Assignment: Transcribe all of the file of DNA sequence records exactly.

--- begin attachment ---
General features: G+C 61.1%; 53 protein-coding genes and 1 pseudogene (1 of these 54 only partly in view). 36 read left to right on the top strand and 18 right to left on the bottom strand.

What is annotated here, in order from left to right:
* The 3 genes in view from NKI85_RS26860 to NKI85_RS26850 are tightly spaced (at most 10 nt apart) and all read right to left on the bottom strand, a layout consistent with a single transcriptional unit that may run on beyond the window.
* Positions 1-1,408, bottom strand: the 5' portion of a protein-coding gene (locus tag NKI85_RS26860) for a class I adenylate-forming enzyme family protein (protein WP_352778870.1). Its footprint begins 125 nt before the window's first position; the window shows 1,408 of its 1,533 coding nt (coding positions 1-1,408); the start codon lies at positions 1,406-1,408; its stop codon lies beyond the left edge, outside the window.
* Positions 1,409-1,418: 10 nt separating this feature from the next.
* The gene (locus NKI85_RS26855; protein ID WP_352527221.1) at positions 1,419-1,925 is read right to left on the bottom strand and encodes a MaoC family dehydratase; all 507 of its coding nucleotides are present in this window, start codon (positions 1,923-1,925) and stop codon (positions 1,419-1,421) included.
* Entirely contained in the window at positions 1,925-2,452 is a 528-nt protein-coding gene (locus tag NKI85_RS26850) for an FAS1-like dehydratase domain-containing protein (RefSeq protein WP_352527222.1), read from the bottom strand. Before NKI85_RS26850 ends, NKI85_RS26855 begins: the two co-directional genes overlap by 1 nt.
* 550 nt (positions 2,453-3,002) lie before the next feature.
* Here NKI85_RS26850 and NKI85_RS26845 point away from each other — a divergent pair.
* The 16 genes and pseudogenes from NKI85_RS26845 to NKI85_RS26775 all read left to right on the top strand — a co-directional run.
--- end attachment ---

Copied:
General features: G+C 61.1%; 53 protein-coding genes and 1 pseudogene (1 of these 54 only partly in view). 36 read left to right on the top strand and 18 right to left on the bottom strand.

What is annotated here, in order from left to right:
* The 3 genes in view from NKI85_RS26860 to NKI85_RS26850 are tightly spaced (at most 10 nt apart) and all read right to left on the bottom strand, a layout consistent with a single transcriptional unit that may run on beyond the window.
* Positions 1-1,408, bottom strand: the 5' portion of a protein-coding gene (locus tag NKI85_RS26860) for a class I adenylate-forming enzyme family protein (protein WP_352778870.1). Its footprint begins 125 nt before the window's first position; the window shows 1,408 of its 1,533 coding nt (coding positions 1-1,408); the start codon lies at positions 1,406-1,408; its stop codon lies beyond the left edge, outside the window.
* Positions 1,409-1,418: 10 nt separating this feature from the next.
* The gene (locus NKI85_RS26855; protein ID WP_352527221.1) at positions 1,419-1,925 is read right to left on the bottom strand and encodes a MaoC family dehydratase; all 507 of its coding nucleotides are present in this window, start codon (positions 1,923-1,925) and stop codon (positions 1,419-1,421) included.
* Entirely contained in the window at positions 1,925-2,452 is a 528-nt protein-coding gene (locus tag NKI85_RS26850) for an FAS1-like dehydratase domain-containing protein (RefSeq protein WP_352527222.1), read from the bottom strand. Before NKI85_RS26850 ends, NKI85_RS26855 begins: the two co-directional genes overlap by 1 nt.
* 550 nt (positions 2,453-3,002) lie before the next feature.
* Here NKI85_RS26850 and NKI85_RS26845 point away from each other — a divergent pair.
* The 16 genes and pseudogenes from NKI85_RS26845 to NKI85_RS26775 all read left to right on the top strand — a co-directional run.